L.a. noire and the return of an old friend

Today marked the first day that gamers across the nation could plunge into one of many local stores and resurface with a freshly minted copy of Rockstar’s latest opus, L.A. Noire. Within moments of satisfyingly peeling off the plastic wrap, a remarkable fact about the game leaped out at me like a dog through a well placed Resident Evil window. It wasn’t that the game included with it access to downloadable content entitled “The Naked City,” a moniker made all the more “arousing” by the fact that the back of the box tells prophecy of nudity within. Even the always encapsulating Rockstar instruction manuals weren’t the source of my suddenly alerted attention. No, in fact it was the disc. Or should I say discs, plural.

If you hadn’t heard until now, let me be the first to break the news to you that L.A. Noire ships for the 360 with not one, not two, but three discs comprised of content. At first glance, I was overwhelmed with anxiety. You mean I paid sixty big ones – or in this case, copies of Marvel vs. Capcom 3 and MLB 2K11 – to play part of my game, only to be forced out of my chair at a certain point to make a run for the console and replace the disc? Ludicrous! It was once this appallingly lazy sentiment finished running its course through my mind that I came to one final realization. Not only is the inclusion of multiple discs not entirely a bad thing, it is, in fact, a great thing through the rose colored vision of nostalgia.

Growing up there were always two questions the kids at school would ask. The first being if I had ever personally obtained a Hertz Donut, which when greeted with an affirmative answer entitled me to one punch to the arm and a horrendous one-liner. The second, however, was never centered around fear, violence, and puns. It was a simple prompt: which disc of Final Fantasy are you on? There were few facts more guaranteed to catapult you to nerd stardom in the neighborhood than having climbed the menacing peak of one of the many discs of a Playstation 1 Final Fantasy game. Having never personally surmounted a disc, I could only look upon my more successful peers with the grandest dose of adoration. I once had a friend tell me he beat Final Fantasy VII, and the hug that followed was so filled with warmth and admiration one would have thought it was that of one shared between a married couple.

Another bonus of multiple discs: the anticipation for one’s conclusion.

Generations evolved and the need for such extravagant amounts of discs began to fade away. The Gamecube, Nintendo’s first foray into disc-based entertainment, quickly became a bastion for the last titles of this nature. Tales of Symphonia, an otherwise mediocre romp through a cliched anime narrative, was instantly elevated upon the revelation that it would span over two discs. Being a relatively easy affair, I pounced the game and quickly conquered the ominously sized game. Despite not being a stellar experience, I held near and dear my experience with my game. It wasn’t the connections I had made with Lloyd or Kratos (not the one that kills everything in sight, one who just kills some of the things in sight), but instead the joy produced when I had traversed through a game so massive it couldn’t even be fit onto one disc.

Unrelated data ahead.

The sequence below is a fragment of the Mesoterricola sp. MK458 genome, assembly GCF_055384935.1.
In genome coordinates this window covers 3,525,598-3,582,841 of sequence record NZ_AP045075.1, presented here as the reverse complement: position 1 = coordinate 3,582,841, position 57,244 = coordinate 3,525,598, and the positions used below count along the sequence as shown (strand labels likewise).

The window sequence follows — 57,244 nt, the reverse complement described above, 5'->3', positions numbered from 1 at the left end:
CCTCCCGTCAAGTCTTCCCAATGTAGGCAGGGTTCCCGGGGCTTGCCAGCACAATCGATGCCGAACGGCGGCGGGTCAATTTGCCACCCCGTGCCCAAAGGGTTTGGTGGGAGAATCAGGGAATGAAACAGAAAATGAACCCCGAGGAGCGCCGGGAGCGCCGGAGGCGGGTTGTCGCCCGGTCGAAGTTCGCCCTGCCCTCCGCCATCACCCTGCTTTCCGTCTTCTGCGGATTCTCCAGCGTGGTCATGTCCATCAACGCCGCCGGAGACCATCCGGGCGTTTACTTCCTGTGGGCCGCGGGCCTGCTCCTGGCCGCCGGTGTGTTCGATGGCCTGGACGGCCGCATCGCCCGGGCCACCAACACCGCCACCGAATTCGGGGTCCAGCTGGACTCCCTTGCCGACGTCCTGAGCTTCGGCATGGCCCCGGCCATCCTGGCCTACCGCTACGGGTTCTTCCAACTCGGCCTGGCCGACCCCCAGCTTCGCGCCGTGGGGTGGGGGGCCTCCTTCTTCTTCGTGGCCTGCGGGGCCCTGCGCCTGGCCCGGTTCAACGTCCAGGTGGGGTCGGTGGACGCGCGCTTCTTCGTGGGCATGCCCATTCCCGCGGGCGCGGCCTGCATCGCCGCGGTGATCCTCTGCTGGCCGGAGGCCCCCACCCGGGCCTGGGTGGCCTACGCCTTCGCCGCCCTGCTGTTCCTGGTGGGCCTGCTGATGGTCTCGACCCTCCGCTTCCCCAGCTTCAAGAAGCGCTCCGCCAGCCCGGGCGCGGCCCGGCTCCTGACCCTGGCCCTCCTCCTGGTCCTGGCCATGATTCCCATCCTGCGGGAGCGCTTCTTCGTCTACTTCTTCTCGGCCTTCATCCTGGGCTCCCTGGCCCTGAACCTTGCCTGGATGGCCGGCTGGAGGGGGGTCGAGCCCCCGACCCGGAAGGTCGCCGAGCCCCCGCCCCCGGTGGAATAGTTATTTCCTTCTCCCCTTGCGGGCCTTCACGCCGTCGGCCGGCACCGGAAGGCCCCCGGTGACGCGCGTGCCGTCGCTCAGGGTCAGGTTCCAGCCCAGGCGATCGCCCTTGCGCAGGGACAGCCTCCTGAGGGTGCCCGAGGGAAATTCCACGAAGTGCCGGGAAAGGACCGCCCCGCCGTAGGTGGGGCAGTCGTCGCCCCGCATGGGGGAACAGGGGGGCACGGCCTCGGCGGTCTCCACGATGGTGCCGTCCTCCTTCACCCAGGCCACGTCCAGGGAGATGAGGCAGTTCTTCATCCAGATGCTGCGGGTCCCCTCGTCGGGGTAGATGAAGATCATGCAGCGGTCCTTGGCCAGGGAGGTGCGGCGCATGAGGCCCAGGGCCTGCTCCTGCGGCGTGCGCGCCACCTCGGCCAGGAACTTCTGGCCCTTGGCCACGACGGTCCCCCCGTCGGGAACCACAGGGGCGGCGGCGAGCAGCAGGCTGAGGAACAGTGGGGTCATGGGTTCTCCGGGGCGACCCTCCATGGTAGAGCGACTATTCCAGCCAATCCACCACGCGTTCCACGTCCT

As that era was left by the wayside, so too was any acceptance for a game composed over multiple discs. That’s not to say it never happened anymore: Square Enix found it rather difficult to abandon old ways, releasing both Lost Odyssey and Final Fantasy XIII on many a disc more than the modern gamer was used to seeing. The problem was, though, that it seemed only Square was sticking to this prehistoric method. I pined for the days when other companies whose games I actually enjoyed might put out such a product.

In that respect, L.A. Noire became the answers to my prayers. Though I may find it difficult to topple a plodding RPG in the vein of Square, a quicker-paced Rockstar campaign is right up my alley. Now, upon completion, I won’t only be overjoyed to have finished yet another excellent output from the notorious developer. I’ll also be able to rejoice in the defeat of a game so monstrous in size that it could only be put out on three discs.

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